Jadeveon Clowney is becoming the player he was drafted to be

Senior Analyst Sam Monson notes how Clowney was dominant, and the best player on the field in Houston's win over Oakland Saturday.

| 5 months ago
(Bob Levey/Getty Images)

(Bob Levey/Getty Images)

Jadeveon Clowney is becoming the player he was drafted to be

Jadeveon Clowney is pretty close to realizing his potential just at the right time for the Houston Texans. He was the best player on the field in the Wild Card game against Oakland (a field that included Khalil Mack), and since Week 10 of the season he has been one of the game’s most dominant edge defenders.

As a draft prospect, Clowney was an athletic freak, which many expected would quickly turn him into one of the game’s most dominant pass-rushers, but there is more to rushing the passer than raw athleticism, and even now when he is enjoying his best form, pass rush is the weakest area of his game.

Against Oakland, with a huge advantage over stand-in left tackle Menelik Watson, he had just four hurries, with no sacks or knockdowns of the QB, but every other area saw him look like a dominant force.

Oakland began the game with a game plan of short passing to try and take the pressure off rookie QB Connor Cook, but the first-time Watson was unable to get Clowney on the ground with his cut block and he batted the ball down, and the second time they didn’t try to block him at all, allowing him to read it, adjust, bat it out of the air and intercept it himself before a desperation tackle from Latavius Murray saved a touchdown.

Clowney has become the kind of player that changes game plans, or at the very least alters how you execute them. The Raiders could have run the second of those quick screens against most edge defenders in the NFL and not had too much of a concern, but Clowney was able to read it quickly, and make a rare athletic play to not just impact the play, or kill it, but punish the Raiders for even trying.

Clowney has also become one of the game’s best players against the run. The Raiders ran an end around at one point in the game and while Amari Cooper was forced a little deep into the backfield on the play by some penetration up front, Clowney was able to come across from the backside defensive end spot and cut him off for what would have been a minimal gain on the play.

This is a play that looks relatively insignificant at first glance. He “just” takes a good angle and shows some nice speed, but that backside defensive end practically never influences an end around going away from him like that. At best, he becomes the player that cleans up after it’s bottled up play side and forced back inside after a delay. Clowney beat his man near instantly and so badly he was able to take an extremely tight angle down the line and then use his speed to match Cooper.

The run game is where Clowney has been dominant this season, and he has the No. 3 PFF grade against the run among all edge defenders at 89.5, trailing only Michael Bennett and Von Miller this year.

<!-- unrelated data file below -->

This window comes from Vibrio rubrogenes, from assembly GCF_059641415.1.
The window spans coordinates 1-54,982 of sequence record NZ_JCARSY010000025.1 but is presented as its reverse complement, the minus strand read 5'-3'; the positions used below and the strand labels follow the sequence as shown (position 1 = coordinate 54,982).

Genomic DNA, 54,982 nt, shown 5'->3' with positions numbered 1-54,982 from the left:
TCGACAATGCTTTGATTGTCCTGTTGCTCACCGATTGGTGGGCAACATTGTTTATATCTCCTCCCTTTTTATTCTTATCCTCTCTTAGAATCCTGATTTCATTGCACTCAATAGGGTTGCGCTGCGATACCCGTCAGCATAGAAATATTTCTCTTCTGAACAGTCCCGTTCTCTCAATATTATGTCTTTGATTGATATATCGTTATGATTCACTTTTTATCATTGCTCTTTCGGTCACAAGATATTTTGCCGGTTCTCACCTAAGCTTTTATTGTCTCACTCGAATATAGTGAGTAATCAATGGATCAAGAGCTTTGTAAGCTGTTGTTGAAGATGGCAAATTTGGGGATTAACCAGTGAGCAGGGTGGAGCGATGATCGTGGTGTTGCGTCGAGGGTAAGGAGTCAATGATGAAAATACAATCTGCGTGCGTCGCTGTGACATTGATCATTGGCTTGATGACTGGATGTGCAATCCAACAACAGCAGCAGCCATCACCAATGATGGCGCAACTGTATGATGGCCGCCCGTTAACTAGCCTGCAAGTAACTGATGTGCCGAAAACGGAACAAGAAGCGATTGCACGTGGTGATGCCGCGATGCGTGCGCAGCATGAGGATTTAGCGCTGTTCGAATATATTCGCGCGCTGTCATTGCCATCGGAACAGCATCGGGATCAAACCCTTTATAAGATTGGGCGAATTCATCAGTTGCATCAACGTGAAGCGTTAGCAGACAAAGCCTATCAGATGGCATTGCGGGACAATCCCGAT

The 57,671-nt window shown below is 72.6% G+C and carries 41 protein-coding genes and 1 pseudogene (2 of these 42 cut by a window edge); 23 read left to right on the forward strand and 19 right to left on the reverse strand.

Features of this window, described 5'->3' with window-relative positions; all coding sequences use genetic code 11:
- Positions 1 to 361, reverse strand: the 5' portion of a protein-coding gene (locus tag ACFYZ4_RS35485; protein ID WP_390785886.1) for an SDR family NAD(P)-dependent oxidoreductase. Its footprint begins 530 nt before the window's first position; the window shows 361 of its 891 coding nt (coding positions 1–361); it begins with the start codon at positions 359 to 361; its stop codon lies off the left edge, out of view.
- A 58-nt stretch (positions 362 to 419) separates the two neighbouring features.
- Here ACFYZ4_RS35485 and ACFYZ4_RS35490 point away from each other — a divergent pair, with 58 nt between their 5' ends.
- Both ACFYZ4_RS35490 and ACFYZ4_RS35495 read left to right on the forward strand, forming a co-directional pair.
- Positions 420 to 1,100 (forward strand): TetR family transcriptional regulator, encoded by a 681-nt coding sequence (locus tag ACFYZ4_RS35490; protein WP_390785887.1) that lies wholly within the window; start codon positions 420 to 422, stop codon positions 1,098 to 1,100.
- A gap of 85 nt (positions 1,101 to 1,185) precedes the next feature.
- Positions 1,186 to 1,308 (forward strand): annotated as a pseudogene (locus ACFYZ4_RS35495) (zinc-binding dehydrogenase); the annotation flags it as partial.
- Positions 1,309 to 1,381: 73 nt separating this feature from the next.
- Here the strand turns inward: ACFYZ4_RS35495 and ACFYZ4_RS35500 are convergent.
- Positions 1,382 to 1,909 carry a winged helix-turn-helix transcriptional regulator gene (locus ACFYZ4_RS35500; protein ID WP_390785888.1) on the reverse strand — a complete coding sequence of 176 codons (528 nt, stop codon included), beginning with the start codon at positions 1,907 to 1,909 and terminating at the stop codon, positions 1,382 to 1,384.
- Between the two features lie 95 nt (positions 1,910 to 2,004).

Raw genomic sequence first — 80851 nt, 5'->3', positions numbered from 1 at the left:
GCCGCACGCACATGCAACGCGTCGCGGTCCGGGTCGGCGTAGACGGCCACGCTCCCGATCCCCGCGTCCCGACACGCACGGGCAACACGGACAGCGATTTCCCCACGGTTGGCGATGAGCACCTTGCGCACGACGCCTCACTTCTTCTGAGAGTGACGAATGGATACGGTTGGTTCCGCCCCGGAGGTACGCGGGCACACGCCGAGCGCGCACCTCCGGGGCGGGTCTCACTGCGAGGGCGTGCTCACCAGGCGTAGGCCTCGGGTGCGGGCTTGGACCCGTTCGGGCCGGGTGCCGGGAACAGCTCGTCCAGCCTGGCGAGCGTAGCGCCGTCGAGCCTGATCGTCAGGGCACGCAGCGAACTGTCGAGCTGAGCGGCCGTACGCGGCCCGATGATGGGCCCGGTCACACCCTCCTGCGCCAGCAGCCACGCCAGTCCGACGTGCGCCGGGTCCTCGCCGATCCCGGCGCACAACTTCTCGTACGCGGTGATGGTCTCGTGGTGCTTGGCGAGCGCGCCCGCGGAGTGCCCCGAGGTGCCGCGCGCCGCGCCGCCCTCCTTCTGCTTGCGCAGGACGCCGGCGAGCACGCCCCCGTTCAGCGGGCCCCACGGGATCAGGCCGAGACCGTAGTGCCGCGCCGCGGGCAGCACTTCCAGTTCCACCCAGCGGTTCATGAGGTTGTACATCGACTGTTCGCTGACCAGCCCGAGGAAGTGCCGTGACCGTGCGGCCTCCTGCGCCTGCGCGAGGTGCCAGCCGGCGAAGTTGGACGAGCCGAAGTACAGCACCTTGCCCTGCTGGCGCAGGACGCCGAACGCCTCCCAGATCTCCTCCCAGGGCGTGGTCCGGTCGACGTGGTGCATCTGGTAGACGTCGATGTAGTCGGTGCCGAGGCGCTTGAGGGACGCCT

At one point the Raiders gave up trying to block him one on one and actually dedicated a sixth offensive lineman to his side of the line of scrimmage, not just double-teaming him, but doing it with two offensive linemen, not a tackle and tight end. On this particular play that extra attention on Clowney meant Whitney Mercilus was one on one against the right tackle on the other side of the play and was able to win for a sack.

The Texans won’t have J.J. Watt again this season, but they have a player doing a pretty good impersonation of him at the moment, which can only bode well for that defense’s prospects a year from now when they are able to deploy both of them at the same time again. Clowney may not be the complete force that Watt is, but he’s getting closer and closer as time goes by, and a player that was once being labelled as a draft bust because of injuries and underwhelming play is suddenly changing games for Houston. Next week will likely give him the toughest test yet, though, if they end up traveling to Foxboro to play the Patriots.

| Senior Analyst

Sam is a Senior Analyst at Pro Football Focus, as well as a contributor to ESPN.

  • a57se

    Go watch Myles Garret tape of similar plays run in college, you’ll see him give up as soon as the play goes the other way…

    • codered5

      Clowney did the same thing his junior year in college

    • Super eight

      Clowney is much bigger and heavier than Myles Garret. He even played 3-4 DE against linemen as heavy as 350 pounds. If he is able to improve his pass rush skill that will make him the most dominant defensive player ever in NFL history. 6’6″ 272lb running at 8.83 yards per sec. Thats crazy. The momentum itself will toss tackles here and there. Only thing is he will be prone to injuries because thats just too much momentum and i also think texans shouldn’t play him 3-4 DE. I get it they want to put Mercilus, Simon and Clowney on the field at the same time to negate Watts absense but the first half showed it didn’t work. Texans should rather help him develop into 3-4 OLB because this is were his size and speed creates mismatch. The poor guy was fighting 320-350 pound OL in first half of the season.

  • ThenAtlasSpoke

    Clowney better than Mack in the game. You make me laugh. Thanks.